Gair, Gair, Conason, Rubinowitz, Bloom, Hershenhorn, Steigman & Mackauf is a New York Plaintiff's personal injury law firm specializing in automobile accidents, construction accidents, medical malpractice, products liability, police misconduct and all types of New York personal injury litigation.

Articles Posted in Product Liability

Published on:

airbag1aOne in seven vehicles on American roads may have defective airbags that can potentially severely injured or even killed passengers as they violently deployed and send shrapnel flying into the car passenger’s compartment. Yesterday after more than 10 years of denial, Takata admitted that his products were defective and agreed to double the number of vehicles recalled in the Unites States to nearly 34 millions.

When a crash happens, pellets of a propellant based on ammonia nitrate are ignited and generate the nitrogen gas that inflates the airbag in a fraction of a second.  Takata said manufacturing problems, together with exposure to moisture in cars in humid regions, can cause the propellant to degrade. This can make the propellant burn too strongly when the airbag is deployed, rupturing the inflater and sending metal fragments into the car’s interior and injuring the driver or passengers.

Read more in the New York Times

Published on:

A defective surgical staple used to close tissue in the left atrial appendage of the heart is being recalled by the FDA after reports that patients suffered personal injuries such as tissue tears and bleeding  including a possible tear of the left atrial wall (top left chamber) during use of the device.   The manufacturer of the defective medical device, Maquet Medical Systems, sent an “Urgent Medical Device Recall (Removal) Immediate Action Required” letter to all affected customers asking them to immediately remove and quarantine the Tiger paw System II from their inventory.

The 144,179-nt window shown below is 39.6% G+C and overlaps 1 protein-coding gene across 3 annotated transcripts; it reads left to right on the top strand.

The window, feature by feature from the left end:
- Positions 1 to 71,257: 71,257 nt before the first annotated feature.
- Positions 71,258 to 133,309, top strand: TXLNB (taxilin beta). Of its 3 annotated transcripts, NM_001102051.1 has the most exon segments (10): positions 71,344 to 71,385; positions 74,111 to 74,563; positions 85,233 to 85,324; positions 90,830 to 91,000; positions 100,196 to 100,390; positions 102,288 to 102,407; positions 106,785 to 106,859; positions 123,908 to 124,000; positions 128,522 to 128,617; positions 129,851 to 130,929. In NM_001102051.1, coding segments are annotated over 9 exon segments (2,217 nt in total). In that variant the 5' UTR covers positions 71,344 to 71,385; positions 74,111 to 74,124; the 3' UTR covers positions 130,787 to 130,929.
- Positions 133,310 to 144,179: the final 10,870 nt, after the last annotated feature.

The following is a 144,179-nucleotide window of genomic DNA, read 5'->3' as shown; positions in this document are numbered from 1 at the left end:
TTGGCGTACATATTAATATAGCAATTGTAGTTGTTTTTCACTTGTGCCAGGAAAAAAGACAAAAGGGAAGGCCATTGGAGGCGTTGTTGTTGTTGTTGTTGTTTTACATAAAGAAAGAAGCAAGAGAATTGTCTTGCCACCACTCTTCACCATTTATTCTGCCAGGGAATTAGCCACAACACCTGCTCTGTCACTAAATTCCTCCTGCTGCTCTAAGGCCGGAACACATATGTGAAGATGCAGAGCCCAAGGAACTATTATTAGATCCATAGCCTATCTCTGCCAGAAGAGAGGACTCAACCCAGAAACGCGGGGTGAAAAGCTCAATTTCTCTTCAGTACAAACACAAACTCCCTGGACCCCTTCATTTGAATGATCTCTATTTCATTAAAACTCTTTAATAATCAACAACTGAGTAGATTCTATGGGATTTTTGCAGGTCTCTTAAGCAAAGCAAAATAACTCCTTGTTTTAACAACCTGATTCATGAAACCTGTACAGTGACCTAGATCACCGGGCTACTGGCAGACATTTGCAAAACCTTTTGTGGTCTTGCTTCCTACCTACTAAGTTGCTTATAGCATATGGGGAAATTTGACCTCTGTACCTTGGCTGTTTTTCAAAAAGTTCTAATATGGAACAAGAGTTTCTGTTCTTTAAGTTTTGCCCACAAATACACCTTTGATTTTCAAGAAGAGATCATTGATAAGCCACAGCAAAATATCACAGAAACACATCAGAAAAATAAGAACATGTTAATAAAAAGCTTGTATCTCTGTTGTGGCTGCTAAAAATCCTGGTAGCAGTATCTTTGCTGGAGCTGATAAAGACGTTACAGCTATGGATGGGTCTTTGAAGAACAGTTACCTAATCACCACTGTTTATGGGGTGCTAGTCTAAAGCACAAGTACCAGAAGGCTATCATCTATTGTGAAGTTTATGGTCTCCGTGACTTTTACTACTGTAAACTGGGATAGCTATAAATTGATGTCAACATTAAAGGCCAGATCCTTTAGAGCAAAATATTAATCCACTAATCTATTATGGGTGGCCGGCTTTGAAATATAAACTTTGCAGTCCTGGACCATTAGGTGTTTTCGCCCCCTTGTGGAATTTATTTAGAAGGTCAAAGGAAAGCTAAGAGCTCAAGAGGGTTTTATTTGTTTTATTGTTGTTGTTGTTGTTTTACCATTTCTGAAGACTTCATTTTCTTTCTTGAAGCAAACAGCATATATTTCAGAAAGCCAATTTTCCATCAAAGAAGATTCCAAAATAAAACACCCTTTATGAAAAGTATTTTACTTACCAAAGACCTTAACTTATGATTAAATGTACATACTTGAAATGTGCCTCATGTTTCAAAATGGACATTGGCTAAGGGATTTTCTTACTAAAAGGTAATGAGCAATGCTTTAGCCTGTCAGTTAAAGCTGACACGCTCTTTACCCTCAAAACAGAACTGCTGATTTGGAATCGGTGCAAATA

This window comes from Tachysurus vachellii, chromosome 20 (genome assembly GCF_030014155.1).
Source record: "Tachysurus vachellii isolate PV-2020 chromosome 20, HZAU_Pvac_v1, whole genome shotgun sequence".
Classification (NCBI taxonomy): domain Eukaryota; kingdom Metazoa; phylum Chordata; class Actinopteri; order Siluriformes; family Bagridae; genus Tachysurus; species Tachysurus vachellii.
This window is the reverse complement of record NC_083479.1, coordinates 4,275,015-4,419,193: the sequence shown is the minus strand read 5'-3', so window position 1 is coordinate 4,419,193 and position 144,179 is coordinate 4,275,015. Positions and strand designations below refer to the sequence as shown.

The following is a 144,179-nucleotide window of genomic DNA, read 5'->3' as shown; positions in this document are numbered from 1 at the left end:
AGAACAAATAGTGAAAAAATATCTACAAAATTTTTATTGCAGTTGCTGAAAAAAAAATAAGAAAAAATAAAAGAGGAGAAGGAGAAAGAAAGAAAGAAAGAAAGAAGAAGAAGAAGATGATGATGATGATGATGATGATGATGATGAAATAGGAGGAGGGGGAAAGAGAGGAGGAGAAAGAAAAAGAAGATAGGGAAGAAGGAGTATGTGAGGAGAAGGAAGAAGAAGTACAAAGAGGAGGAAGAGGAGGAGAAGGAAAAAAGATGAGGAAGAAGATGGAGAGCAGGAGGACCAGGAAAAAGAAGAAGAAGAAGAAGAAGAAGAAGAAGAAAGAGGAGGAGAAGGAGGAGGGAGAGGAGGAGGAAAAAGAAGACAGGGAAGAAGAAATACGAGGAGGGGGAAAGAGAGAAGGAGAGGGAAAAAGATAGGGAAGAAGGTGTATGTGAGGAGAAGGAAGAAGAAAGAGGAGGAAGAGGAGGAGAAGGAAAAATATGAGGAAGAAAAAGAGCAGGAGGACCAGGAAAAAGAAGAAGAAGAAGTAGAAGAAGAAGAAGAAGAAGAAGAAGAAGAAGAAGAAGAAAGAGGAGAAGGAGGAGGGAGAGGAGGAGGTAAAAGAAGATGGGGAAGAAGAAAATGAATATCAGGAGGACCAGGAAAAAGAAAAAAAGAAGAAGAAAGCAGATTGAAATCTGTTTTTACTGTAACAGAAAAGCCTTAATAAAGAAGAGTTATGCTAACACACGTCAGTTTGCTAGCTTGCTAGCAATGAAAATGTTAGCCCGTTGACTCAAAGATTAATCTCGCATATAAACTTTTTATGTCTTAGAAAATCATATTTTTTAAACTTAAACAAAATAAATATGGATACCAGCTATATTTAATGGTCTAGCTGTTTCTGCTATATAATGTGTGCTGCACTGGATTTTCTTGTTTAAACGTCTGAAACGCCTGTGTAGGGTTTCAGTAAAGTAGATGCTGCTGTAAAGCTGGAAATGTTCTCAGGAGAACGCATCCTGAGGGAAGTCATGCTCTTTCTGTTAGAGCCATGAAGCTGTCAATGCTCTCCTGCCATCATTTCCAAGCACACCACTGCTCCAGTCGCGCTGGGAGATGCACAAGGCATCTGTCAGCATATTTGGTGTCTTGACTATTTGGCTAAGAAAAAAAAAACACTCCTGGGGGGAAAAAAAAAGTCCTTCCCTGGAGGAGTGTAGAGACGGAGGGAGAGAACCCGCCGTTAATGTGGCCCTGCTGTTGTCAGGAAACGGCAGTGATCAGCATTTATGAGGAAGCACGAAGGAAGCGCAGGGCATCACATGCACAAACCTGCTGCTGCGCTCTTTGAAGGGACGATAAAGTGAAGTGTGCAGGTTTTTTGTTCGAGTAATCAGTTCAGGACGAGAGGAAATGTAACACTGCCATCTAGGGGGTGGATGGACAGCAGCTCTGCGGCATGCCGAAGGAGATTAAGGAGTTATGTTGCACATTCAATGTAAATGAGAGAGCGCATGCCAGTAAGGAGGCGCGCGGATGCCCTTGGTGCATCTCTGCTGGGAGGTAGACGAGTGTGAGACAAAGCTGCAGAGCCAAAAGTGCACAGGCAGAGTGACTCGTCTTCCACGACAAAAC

Read the press release from the FDA

Published on:

window blindsSince 1981, the Consumer Product Safety Commission (CPSC) has identified window blind cords as a cause of strangulation deaths among children under five but not much has been done by the industry to develop safety measures to mitigate this risk.

Recently Parents for Window Blind Safety, Consumer Federation of America, Consumers Union, Kids in Danger, Public Citizen, U.S. PIRG, Independent Safety Consulting, Safety Behavior Analysis, Inc. and Onder, Shelton, O’Leary & Peterson joined together to petition the CPSC to create a rule that would ban new blinds with cords if the cords can’t be kept away from children.

Read more in FairWarning

Published on:

Beech-Nut Product recallAttention parents, some Beech-Nut products may potentially be dangerous for your children and should be returned to the manufacturer for a refund. After a consumer found a small piece of glass in a jar Beech-Nut Stage 2 Sweet potato & Chicken, the manufacturer issued a voluntary recall of the product. The recalled product is in a 4oz glass jar marked “DEC 2016” and includes product numbers “12395750815” through “12395750821” on the cap. It bears the establishment number “P-68A” inside the USDA mark of inspection.